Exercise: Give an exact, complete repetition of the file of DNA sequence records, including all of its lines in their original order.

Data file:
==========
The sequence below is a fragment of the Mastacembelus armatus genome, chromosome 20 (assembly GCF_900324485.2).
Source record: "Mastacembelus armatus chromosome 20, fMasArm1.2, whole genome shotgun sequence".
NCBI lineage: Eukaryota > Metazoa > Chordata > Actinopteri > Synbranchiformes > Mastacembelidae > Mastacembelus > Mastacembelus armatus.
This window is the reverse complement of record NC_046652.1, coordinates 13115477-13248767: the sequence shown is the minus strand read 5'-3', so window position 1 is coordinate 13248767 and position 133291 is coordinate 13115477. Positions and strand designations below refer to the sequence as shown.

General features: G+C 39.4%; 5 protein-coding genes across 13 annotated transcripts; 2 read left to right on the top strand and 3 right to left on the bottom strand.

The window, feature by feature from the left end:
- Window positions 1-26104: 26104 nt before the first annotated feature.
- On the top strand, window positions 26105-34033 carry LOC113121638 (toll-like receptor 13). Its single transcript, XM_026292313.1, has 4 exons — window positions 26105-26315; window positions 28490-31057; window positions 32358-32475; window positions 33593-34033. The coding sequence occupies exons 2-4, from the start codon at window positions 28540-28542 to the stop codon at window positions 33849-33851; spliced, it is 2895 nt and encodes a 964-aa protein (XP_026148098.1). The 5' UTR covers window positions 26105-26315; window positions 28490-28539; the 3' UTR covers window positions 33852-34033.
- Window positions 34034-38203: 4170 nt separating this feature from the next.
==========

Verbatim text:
The sequence below is a fragment of the Mastacembelus armatus genome, chromosome 20 (assembly GCF_900324485.2).
Source record: "Mastacembelus armatus chromosome 20, fMasArm1.2, whole genome shotgun sequence".
NCBI lineage: Eukaryota > Metazoa > Chordata > Actinopteri > Synbranchiformes > Mastacembelidae > Mastacembelus > Mastacembelus armatus.
This window is the reverse complement of record NC_046652.1, coordinates 13115477-13248767: the sequence shown is the minus strand read 5'-3', so window position 1 is coordinate 13248767 and position 133291 is coordinate 13115477. Positions and strand designations below refer to the sequence as shown.

General features: G+C 39.4%; 5 protein-coding genes across 13 annotated transcripts; 2 read left to right on the top strand and 3 right to left on the bottom strand.

The window, feature by feature from the left end:
- Window positions 1-26104: 26104 nt before the first annotated feature.
- On the top strand, window positions 26105-34033 carry LOC113121638 (toll-like receptor 13). Its single transcript, XM_026292313.1, has 4 exons — window positions 26105-26315; window positions 28490-31057; window positions 32358-32475; window positions 33593-34033. The coding sequence occupies exons 2-4, from the start codon at window positions 28540-28542 to the stop codon at window positions 33849-33851; spliced, it is 2895 nt and encodes a 964-aa protein (XP_026148098.1). The 5' UTR covers window positions 26105-26315; window positions 28490-28539; the 3' UTR covers window positions 33852-34033.
- Window positions 34034-38203: 4170 nt separating this feature from the next.